With the multitude of online learning options, including a whopping 99 venture-backed education startups, you can find a class on almost any topic these days.
The skill levels and content density you’re looking for are certainly out there. This too is true for some of today’s most sought-after skills: web development, web design and technical marketing to name a few.
The difference being, these 21st century skills are often sought after by working professionals — people who hope to use their freshly minted skills immediately in their current position or the job they’re aspiring for. Time commitment is a serious concern. So is cost. Enter: part-time bootcamps.
Part-time bootcamps are a fairly new concept. Traditionally, if you can’t commit to a full-time program then your only option is to learn online. Having completed a few online courses before, I am certainly a proponent of information sharing and alternative learning, but I know that it’s not always smooth sailing.
Inevitably an online class brings about questions that weren’t answered in the pre-recorded 1-hour video. Perhaps I pushed something to production, but it just didn’t work. Or maybe I have a specific question about the design I’m working on. Emailing my instructor who may have hundreds of students will not give me the detailed answer I’m looking for. Posting on the student board will get me an overwhelming amount of responses, and it’s hard to tell the true from the false.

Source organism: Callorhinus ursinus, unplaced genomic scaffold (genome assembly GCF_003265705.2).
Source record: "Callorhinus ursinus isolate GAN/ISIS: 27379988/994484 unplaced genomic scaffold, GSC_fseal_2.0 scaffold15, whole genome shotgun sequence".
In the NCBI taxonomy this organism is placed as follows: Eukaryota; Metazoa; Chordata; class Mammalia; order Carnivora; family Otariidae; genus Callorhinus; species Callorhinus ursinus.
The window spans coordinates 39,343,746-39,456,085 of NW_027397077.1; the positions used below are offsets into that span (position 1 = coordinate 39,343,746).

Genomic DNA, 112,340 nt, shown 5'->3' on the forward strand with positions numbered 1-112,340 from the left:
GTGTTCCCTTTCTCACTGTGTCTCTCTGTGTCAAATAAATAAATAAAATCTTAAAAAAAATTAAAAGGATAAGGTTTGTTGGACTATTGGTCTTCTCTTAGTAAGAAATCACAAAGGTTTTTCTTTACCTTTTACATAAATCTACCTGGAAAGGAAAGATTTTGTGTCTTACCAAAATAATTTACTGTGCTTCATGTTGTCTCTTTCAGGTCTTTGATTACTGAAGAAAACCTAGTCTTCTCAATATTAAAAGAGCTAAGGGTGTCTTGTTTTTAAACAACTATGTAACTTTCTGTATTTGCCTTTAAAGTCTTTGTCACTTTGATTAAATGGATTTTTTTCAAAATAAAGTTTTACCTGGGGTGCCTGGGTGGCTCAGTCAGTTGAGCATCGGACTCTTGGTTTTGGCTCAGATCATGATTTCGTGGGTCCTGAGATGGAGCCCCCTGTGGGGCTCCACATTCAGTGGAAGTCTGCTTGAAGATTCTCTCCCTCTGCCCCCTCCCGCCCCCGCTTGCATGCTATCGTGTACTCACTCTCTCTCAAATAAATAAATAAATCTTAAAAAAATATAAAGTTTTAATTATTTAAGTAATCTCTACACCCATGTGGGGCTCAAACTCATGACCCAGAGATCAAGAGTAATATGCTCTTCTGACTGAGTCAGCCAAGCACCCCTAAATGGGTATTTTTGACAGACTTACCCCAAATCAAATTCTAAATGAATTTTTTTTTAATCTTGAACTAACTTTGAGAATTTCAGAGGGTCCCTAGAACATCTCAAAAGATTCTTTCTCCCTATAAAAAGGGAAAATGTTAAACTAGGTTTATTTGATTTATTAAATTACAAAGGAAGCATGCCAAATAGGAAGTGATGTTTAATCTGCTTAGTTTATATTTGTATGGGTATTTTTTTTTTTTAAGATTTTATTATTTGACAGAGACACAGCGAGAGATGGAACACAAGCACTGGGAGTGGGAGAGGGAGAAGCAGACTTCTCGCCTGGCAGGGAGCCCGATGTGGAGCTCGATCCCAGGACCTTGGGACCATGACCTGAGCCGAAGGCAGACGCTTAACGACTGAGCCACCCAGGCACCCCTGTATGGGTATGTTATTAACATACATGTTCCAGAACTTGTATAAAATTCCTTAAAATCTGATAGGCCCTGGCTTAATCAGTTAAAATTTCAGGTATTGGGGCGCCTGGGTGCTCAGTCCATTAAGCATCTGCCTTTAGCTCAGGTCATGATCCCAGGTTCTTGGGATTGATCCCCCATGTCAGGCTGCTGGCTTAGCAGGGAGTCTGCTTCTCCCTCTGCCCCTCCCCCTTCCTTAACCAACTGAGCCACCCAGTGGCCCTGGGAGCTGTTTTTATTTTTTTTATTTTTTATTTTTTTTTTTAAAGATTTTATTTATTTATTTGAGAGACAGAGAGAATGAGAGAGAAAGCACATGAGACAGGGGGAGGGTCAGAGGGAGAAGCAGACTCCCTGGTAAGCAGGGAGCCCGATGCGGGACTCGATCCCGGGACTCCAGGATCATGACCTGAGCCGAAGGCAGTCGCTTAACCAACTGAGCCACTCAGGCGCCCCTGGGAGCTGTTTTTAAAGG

The easiest and most reliable solution is to ask an expert. Part-time classes give bootcamp students the student-teacher facetime they need to actually learn, while allowing for the flexibility of maintaining a job.
The downfall of online classes? Besides the inevitable “getting stuck,” there’s no one to hold you accountable (except yourself).
Let’s be real. If you sign up for an online class, you’re probably going to “miss” 2 of the 8 classes because of the big game or a friend’s birthday celebration. Chances of you watching the class later… slim to none. I don’t know about you, but being accountable to a teacher is the only thing that is going to ensure I keep progressing. New part-time options such as Startup Institute’s RampUp, MakerSquare, and Anyone Can Learn to Code provide that accountability at prices substantially lower than a fully-immersive program.
If you’re looking to add a new skill to your resume, or just add a new skill for fun, a part-time bootcamp might be right for you. There is certainly value to full-time bootcamps that incorporate other important skills (like emotional intelligence) that will help you land your dream job, but everyone’s situation is different.
Check out a part-time program if you want to go to class once a week, after work, and learn in small groups with peers who have similar goals and ambitions. It could save you a lot of time and money.
This article is a guest post by Emma Zimmerman of Startup Institute. It has been edited for clarity. The author is responsible for the content.